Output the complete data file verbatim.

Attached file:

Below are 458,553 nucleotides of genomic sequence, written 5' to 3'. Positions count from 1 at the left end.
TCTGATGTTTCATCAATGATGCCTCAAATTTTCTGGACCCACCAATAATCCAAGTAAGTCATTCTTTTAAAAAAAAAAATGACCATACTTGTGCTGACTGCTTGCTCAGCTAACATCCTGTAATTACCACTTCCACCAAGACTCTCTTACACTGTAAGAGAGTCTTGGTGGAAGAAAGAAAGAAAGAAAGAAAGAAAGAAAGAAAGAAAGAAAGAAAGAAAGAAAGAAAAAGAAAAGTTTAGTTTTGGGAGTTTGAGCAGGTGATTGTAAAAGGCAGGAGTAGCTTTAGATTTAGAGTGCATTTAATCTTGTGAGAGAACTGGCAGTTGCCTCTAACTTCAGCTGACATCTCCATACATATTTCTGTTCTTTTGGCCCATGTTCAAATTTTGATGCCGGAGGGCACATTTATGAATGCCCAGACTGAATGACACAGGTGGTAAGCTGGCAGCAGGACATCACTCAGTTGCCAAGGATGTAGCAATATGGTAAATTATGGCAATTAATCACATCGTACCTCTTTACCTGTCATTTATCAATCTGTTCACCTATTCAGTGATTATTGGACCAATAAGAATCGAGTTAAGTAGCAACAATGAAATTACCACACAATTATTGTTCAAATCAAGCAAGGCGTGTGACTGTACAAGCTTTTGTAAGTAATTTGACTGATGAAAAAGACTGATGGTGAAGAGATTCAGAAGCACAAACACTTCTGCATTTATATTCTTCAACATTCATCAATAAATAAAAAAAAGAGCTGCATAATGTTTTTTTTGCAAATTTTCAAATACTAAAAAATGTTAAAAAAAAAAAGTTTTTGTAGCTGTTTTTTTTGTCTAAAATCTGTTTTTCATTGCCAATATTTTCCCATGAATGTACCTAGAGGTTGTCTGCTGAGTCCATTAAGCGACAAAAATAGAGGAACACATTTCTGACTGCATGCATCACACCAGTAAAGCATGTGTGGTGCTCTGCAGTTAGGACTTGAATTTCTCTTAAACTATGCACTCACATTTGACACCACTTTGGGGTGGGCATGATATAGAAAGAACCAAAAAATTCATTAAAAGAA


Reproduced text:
Below are 458,553 nucleotides of genomic sequence, written 5' to 3'. Positions count from 1 at the left end.
TCTGATGTTTCATCAATGATGCCTCAAATTTTCTGGACCCACCAATAATCCAAGTAAGTCATTCTTTTAAAAAAAAAAATGACCATACTTGTGCTGACTGCTTGCTCAGCTAACATCCTGTAATTACCACTTCCACCAAGACTCTCTTACACTGTAAGAGAGTCTTGGTGGAAGAAAGAAAGAAAGAAAGAAAGAAAGAAAGAAAGAAAGAAAGAAAGAAAGAAAGAAAAAGAAAAGTTTAGTTTTGGGAGTTTGAGCAGGTGATTGTAAAAGGCAGGAGTAGCTTTAGATTTAGAGTGCATTTAATCTTGTGAGAGAACTGGCAGTTGCCTCTAACTTCAGCTGACATCTCCATACATATTTCTGTTCTTTTGGCCCATGTTCAAATTTTGATGCCGGAGGGCACATTTATGAATGCCCAGACTGAATGACACAGGTGGTAAGCTGGCAGCAGGACATCACTCAGTTGCCAAGGATGTAGCAATATGGTAAATTATGGCAATTAATCACATCGTACCTCTTTACCTGTCATTTATCAATCTGTTCACCTATTCAGTGATTATTGGACCAATAAGAATCGAGTTAAGTAGCAACAATGAAATTACCACACAATTATTGTTCAAATCAAGCAAGGCGTGTGACTGTACAAGCTTTTGTAAGTAATTTGACTGATGAAAAAGACTGATGGTGAAGAGATTCAGAAGCACAAACACTTCTGCATTTATATTCTTCAACATTCATCAATAAATAAAAAAAAGAGCTGCATAATGTTTTTTTTGCAAATTTTCAAATACTAAAAAATGTTAAAAAAAAAAAGTTTTTGTAGCTGTTTTTTTTGTCTAAAATCTGTTTTTCATTGCCAATATTTTCCCATGAATGTACCTAGAGGTTGTCTGCTGAGTCCATTAAGCGACAAAAATAGAGGAACACATTTCTGACTGCATGCATCACACCAGTAAAGCATGTGTGGTGCTCTGCAGTTAGGACTTGAATTTCTCTTAAACTATGCACTCACATTTGACACCACTTTGGGGTGGGCATGATATAGAAAGAACCAAAAAATTCATTAAAAGAA